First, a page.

From 1911, walls between some of the cells were removed to form larger units. Since the 1930s the prison cells have accommodated holiday-makers insensitive to the gruesome history of their sleeping quarters. To this day, Quod rooms are rented as part of a commercial hotel venture.

On 31 May 2018, the last commercial lease for The Quod expires; tourists will sleep there no more. Rottnest Island Deaths Group Aboriginal Corporation sees the handback of The Quod to the Rottnest Island Authority as a long-overdue opportunity to enact plans to properly honour and commemorate the men who died, and to enable visitors to gain a broader and deeper understanding of the significance of the site. 

The corporation also remains adamant that the story of Wadjemup should be told from an Aboriginal perspective, in an Aboriginal way. It stands by an earlier press statement (written by former chair of the corporation, Albert Corunna), which states:

Rottnest Island is a death island of Aboriginal people sentenced there, many to die through sickness, coldness, hunger, harsh work, beatings, neglect and most of all, being away from their family structure on the mainland. The Spirit People are still there, the sufferers of Rottnest Island.
 

The whole of the Quod where they were imprisoned, suffered and many died has to be handed back to their relations, the Aboriginal elders state-wide.

Before Wadjemup was commandeered as a prison, Aboriginal men, boys, women and girls were incarcerated—and some executed—at the Round House in Fremantle, which was the first public building in Western Australia. Like the Quod, it was built in the style of the 'panopticon', which was designed to instil in its occupants a sense of being under surveillance at all times—to mentally enslave them.

A story of Australia

For RIDGAC and many others who know what happened, the systematic dislocation of Aboriginal people and communities was essential to the northward progress of the Western Australian colonial frontier. Chair of the corporation’s board of directors, Iva Hayward-Jackson, says:

The story of the prison at Wadjemup is not just a local story. Aboriginal men were brought here from all over the state. Many were taken for killing cattle—food for their families. They were chained at the neck, wrists and ankles. And they were crammed into small, cold, cells. All of them suffered terribly, and a lot of them died. For those men personally it was agony, and for their families and communities, it was devastating. But for the colony of Western Australia, it was useful to have those men removed. Some of them were just boys but many of them were senior law men defending their land and their lives. And as much as it damaged Aboriginal communities, their removal supported colonial expansion.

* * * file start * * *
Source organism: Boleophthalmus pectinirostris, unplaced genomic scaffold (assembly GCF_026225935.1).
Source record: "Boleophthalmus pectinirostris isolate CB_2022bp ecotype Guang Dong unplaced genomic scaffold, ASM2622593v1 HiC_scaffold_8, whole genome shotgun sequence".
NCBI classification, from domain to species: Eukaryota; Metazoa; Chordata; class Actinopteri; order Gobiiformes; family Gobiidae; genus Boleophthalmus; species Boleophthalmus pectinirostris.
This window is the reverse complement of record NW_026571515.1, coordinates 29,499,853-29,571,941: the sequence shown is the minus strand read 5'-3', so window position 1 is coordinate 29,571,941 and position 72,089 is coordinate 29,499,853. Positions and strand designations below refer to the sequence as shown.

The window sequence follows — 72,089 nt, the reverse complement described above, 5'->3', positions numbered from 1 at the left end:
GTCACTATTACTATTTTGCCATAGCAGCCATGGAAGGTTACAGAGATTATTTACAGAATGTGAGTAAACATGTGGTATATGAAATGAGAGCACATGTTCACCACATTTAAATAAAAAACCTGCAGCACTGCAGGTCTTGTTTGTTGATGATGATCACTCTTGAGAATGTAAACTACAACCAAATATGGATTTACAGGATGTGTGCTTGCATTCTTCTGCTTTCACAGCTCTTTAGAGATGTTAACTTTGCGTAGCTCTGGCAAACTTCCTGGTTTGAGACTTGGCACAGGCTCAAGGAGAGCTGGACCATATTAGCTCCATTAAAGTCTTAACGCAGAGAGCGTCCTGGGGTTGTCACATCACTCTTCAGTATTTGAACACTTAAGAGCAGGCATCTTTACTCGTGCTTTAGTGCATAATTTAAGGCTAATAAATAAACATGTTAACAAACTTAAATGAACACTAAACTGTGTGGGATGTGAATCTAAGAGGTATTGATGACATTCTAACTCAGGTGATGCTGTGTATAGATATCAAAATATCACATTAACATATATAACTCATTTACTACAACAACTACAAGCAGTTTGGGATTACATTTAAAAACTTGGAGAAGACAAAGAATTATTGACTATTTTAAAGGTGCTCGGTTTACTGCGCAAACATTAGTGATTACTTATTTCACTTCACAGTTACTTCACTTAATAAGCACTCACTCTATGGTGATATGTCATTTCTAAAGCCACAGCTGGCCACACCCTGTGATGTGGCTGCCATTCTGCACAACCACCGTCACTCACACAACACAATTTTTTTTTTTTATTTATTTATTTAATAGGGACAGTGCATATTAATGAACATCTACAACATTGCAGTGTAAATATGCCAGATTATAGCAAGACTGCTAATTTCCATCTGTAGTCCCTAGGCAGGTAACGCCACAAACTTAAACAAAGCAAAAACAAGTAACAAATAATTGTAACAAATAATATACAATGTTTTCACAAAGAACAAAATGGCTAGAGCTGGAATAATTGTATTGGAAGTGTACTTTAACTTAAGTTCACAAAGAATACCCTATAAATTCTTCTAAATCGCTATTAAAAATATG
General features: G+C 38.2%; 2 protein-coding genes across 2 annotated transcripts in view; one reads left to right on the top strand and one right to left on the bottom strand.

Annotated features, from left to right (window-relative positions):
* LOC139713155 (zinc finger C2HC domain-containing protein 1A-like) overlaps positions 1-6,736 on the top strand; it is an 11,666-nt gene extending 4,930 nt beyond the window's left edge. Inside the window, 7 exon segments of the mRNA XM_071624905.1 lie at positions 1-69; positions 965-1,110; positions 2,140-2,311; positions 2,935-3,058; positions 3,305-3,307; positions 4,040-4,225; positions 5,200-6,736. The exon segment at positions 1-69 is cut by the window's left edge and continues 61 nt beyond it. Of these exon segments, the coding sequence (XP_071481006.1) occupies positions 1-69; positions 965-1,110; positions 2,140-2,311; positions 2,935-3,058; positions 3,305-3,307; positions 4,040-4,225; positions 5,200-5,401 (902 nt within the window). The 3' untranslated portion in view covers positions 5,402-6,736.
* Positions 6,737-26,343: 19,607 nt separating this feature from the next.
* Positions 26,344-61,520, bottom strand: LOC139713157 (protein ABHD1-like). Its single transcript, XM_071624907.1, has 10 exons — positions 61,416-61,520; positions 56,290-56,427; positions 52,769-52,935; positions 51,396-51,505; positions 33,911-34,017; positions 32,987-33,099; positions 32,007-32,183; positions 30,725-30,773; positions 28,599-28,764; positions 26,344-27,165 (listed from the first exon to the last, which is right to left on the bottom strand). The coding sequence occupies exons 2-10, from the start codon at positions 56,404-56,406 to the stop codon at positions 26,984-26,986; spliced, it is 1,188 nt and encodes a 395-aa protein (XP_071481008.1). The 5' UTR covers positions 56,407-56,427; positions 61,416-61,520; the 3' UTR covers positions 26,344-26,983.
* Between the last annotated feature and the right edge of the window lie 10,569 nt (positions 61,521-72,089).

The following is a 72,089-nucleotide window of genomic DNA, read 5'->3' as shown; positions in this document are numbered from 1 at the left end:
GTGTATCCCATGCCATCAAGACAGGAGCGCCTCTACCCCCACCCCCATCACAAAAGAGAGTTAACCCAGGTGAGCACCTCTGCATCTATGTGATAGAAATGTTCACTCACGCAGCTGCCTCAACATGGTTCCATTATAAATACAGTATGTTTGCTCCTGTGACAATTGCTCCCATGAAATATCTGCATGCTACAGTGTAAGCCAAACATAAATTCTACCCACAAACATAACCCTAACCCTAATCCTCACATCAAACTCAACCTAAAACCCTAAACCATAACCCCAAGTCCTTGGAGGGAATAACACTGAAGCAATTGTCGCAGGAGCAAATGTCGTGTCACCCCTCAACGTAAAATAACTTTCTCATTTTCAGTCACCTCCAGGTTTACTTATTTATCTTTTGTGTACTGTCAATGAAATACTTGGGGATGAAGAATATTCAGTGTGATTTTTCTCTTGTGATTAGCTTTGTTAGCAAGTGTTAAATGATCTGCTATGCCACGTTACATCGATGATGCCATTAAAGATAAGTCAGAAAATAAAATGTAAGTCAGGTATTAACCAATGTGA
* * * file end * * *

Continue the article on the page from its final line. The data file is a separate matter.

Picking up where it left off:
If the corporation has its way, visitors to Wadjemup will be invited to own all that as part of our shared Australian history. In other words, the island has the potential to become a vital site for reconciliation. But it can’t happen without due process, Mr Hayward-Jackson says:

Reconciliation is about owning history, not being in denial. All Australians but especially people who visit Wadjemup need to wake up to what happened there. That’s the only way they can have a genuine experience of the place. It doesn’t mean you can’t go and have a nice holiday. It means you can have an authentic physical, mental and spiritual encounter with history. That’s what reconciliation is; that’s what we want. But it can’t happen until we settle what should happen there. And that starts with the elders of our mobs getting together, on Wadjemup. 

At the time of writing, directors of RIDGAC are out visiting communities from Alice Springs to the Kimberley, talking and listening and planning a return to Wadjemup, for their first big meeting in 24 years.

Glen Cooke, one of the directors of Rottnest Island Deaths Group Aboriginal Corporation

Glen Cooke, director, on the road with Iva Hayward-Jackson

The future of Wadjemup

This year’s National Reconciliation Week will include the last day the former prison will be available for commercial accommodation.  What happens next—and where all the bodies are—remains unclear. 

There are signs that RIA has taken the corporation’s views on board. Its cultural landscape management plan includes a detailed, scathing historical account of the prison and its role in Aboriginal dispossession, and agrees that the island is critical to the nation’s history:

Wadjemup has the potential to become one of the most important focal points for reconciliation and healing between Aboriginal and non-Aboriginal people not just in Western Australia but for Australia as a nation. For this to occur, the pain and shame of the past needs to be acknowledged, and the untold history of the Island needs to be brought into the open in a much more conspicuous and inclusive way.

For 25 years, Rottnest Island Deaths Group Aboriginal Corporation has raised awareness of Aboriginal–Western Australian history, and sustained the conversation about an appropriate commemoration of the prisoners. And now they’re gathering forces for another big meeting at Wadjemup. It’s a good opportunity for us all to listen, so we’ll give chairman Hayward-Jackson the last word:

We’re relieved that the Quod will no longer be tourist accommodation. But we want some assurance that the future of it and the burial ground is Aboriginal community-controlled. It’s not enough for a memorial and interpretive site to exist. To properly honour and respect our ancestors and Aboriginal people today, it needs to be done in an Aboriginal way. It needs to be governed and run by Aboriginal people.
 

The meeting in September will be senior lawmakers from a lot of Aboriginal communities in Western Australia. We’re the elders in those communities; and those men taken as prisoners were our elders. So we'll be at Wadjemup all together, and let's see what comes of it.

Glen Cooke and Iva Hayward-Jackson, directors of Rottnest Island Deaths Group Aboriginal CorporationGlen Cooke and Iva Hayward-Jackson